Ranji Trophy: Coach Zakaria Zuffri hopes to add engine to restart Railways journey
After a near-miss in the final against Baroda in the 2000-01 season, Railways clinched their maiden Ranji Trophy title the next season. They won it again in 2004-05.
Published: 03rd March 2022 12:18 AM | Last Updated: 03rd March 2022 12:18 AM | A+A A-
CHENNAI: If 'khadoos' is what defined Mumbai the best, it's safe to say Railways was all about grit. In the nineties and the naughties, Railways was an in-demand team thanks to the job guarantees that came with it.
After a near-miss in the final against Baroda in the 2000-01 season, Railways clinched their maiden Ranji Trophy title the next season. They won it again in 2004-05 as Murali Kartik, Sanjay Bangar and JP Yadav remained on the national radar.
Since then, they have not been able to come any close. Between 2010/11 to now, Railways have made it beyond the group stages only twice – reaching the quarterfinals in 2010-11 and the 2013-14 seasons. They have seldom looked like their former selves.
As the final round of Ranji Trophy group games begin on Thursday, barring a miracle, Railways won’t be making it to the knockouts this season as well.
“It is a rebuilding phase for us,” said Zakaria Zuffri, their coach.
“We have some exciting players coming up and there are experienced ones like Arindham Gosh, Karn Sharma and Avinash Yadav. Then we have Yuvraj Singh, Upendra Yadav and Mohmmad Saif who all are very good players. We actually miss good fast bowlers, especially after C Pradeep and Himanshu Sangwan couldn’t play because of injuries,” added Zuffri who is a Level II certified coach.
That Railways have fallen behind other teams is quite evident. Ever since IPL came about and the domestic players' match fees increased, players have not really shown interest in joining Railways, one of the highest recruiters when it comes to athletes. Although the Railways women's team continues to remain strong in the domestic fold, apart from captain Karn, none of them have any international experience. That tells a story. Wicketkeeper-batter Upendra was recently part of the India A team that toured South Africa in November-December and is a highly rated prospect.
“The truth is players didn’t want to come to Railways and it showed in the performances. These players were looking for a good post, which was not possible in Railways because it has its own way of functioning. There are 33 disciplines, so unless you feature in the semifinals or final of a national meet or represent India, some positions are out of bounds. Unless you play Test cricket, you won’t get a certain rank. And with more and more corporates and PSUs offering good positions, players were not keen on joining Railways,” Zuffri, who also played for Railways, said. He took charge of Railways after spending the last few seasons at the BCCI's zonal academy in Northeast.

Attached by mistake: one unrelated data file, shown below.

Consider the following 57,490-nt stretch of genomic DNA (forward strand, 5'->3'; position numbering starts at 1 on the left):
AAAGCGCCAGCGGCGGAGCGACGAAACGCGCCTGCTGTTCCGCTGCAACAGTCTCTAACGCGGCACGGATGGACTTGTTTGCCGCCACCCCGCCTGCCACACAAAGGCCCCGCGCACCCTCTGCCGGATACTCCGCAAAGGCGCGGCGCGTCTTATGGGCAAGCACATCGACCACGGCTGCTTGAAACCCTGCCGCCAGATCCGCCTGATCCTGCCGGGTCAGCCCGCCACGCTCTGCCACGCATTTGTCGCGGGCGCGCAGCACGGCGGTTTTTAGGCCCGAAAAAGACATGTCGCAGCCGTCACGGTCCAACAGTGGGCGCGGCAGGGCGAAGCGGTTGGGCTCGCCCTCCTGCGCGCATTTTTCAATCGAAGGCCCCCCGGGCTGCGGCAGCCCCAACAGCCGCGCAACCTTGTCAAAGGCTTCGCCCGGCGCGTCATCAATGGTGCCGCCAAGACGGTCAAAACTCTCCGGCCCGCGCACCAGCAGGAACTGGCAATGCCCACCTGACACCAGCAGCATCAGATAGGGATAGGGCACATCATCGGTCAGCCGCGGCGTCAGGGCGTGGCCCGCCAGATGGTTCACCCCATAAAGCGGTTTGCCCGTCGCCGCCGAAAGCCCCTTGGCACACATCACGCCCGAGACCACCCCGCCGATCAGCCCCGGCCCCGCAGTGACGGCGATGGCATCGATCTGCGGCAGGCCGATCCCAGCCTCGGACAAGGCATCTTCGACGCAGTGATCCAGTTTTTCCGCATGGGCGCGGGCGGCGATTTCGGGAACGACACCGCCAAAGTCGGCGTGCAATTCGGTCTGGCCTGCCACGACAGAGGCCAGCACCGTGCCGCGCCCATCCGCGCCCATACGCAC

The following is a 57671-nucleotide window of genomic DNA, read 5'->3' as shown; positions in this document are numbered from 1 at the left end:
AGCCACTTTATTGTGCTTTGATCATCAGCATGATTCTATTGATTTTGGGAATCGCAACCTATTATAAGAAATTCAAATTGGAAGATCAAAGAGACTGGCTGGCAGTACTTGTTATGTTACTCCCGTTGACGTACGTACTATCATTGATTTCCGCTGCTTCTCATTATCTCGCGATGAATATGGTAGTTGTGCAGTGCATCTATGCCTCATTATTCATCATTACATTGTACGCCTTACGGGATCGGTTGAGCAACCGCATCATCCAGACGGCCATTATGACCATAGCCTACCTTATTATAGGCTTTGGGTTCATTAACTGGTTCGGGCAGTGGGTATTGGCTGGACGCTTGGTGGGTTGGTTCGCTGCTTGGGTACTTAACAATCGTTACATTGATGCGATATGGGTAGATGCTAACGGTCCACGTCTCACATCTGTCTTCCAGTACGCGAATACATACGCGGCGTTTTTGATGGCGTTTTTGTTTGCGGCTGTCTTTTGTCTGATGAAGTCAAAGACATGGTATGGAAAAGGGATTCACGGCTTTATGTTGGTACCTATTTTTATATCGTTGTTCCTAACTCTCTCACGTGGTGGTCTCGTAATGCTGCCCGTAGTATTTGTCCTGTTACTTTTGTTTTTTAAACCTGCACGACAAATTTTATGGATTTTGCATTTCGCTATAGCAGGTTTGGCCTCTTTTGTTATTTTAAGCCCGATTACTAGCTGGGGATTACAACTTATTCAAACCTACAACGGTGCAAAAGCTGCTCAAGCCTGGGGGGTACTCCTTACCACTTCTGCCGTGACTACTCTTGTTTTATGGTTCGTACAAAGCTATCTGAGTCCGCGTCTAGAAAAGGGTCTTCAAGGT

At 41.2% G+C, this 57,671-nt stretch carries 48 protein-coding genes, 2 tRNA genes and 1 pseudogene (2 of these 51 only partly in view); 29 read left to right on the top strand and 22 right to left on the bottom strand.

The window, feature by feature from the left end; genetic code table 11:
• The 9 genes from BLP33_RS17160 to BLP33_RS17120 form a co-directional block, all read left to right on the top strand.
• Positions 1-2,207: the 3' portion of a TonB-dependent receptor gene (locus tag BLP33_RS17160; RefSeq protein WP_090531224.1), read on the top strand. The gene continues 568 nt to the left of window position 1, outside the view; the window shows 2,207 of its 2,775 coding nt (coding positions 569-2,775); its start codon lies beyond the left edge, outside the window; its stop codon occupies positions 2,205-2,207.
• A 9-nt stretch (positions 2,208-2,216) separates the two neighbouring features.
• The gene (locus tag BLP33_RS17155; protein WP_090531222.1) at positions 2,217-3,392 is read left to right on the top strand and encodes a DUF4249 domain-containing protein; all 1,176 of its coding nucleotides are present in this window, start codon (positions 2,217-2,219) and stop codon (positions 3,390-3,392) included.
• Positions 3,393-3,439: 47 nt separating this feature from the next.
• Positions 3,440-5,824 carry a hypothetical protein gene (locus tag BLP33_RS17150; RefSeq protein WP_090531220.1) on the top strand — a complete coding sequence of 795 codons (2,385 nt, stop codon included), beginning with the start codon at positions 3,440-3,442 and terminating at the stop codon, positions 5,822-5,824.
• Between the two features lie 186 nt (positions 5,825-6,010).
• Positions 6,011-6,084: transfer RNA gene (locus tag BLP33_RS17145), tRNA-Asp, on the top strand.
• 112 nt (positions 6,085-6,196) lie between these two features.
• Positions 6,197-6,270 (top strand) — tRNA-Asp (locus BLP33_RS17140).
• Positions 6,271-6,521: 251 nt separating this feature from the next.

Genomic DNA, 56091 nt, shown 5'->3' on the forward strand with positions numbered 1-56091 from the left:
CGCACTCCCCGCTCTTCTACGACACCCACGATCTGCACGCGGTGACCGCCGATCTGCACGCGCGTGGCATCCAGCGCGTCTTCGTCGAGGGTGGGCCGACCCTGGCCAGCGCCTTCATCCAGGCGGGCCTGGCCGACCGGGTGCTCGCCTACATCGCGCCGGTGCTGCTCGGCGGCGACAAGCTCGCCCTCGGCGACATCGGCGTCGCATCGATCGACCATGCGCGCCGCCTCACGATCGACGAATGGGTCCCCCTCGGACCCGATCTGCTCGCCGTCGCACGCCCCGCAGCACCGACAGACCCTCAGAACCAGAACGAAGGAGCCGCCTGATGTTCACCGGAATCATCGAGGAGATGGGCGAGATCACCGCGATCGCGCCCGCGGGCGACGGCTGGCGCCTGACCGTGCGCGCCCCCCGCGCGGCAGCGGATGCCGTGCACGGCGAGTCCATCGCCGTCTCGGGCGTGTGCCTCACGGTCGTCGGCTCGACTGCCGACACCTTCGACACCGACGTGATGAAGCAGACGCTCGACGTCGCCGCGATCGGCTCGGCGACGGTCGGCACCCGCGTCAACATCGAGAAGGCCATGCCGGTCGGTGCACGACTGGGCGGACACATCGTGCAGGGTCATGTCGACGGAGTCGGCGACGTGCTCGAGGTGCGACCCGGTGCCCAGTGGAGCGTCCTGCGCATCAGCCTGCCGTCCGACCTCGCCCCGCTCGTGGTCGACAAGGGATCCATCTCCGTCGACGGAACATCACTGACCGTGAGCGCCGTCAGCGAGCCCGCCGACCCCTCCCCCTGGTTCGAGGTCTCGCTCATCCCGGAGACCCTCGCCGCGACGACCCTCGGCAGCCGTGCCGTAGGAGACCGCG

The pandemic is changing now. With many corporates and PSUs not recruiting cricketers, many are showing interest again to join Railways. Upendra and Saif joined the Railways last year and Zuffri believes a new policy is needed in Railways to attract good players.
“To be honest we are not updating ourselves to where the rest of the state teams are. We are still (stuck) in the past. The IPL gives players a lot of exposure and they are fascinated by it. They are getting good pay there, so Railways isn't a priority for them. And you also get good pay in Ranji Trophy, which was not the case earlier. They can survive without a professional job. Players don't want to come to Railways because they consider certain positions to be too low for them. We need to upgrade our own policy. The talk has been going on for a couple of years, so hopefully, it will happen. If it happens, good players will be joining again,” Zuffri said.
The immediate target for Railways is to build a strong foundation and get a core group of players who can serve them for long. Ahead of this season with new players in the mix, Railways first had a camp at Vizag in August, followed by another one in Guwahati for the seniors and Under-25 team.
Ahead of the Syed Mushtaq Ali T20s, they had a 10-day camp in Delhi, which was followed by ones in Ahmedabad and Chennai.
“We don’t have a dearth of talent. We just need to ensure all of them play as a unit. We have a team that has representation from across India. There is lot of diversity in the team. So need to manage everyone to bring them together. The thinking process has to be one and that is the biggest challenge I would say. These guys are talented, but everyone has their own way of doing things, their own way of expressing themselves. In a state team, it won't be an issue, because the culture is the same. The language is the same and once you know them in the initial phase, it becomes easy. But here it is different. And which is why it takes time,” Zuffri said.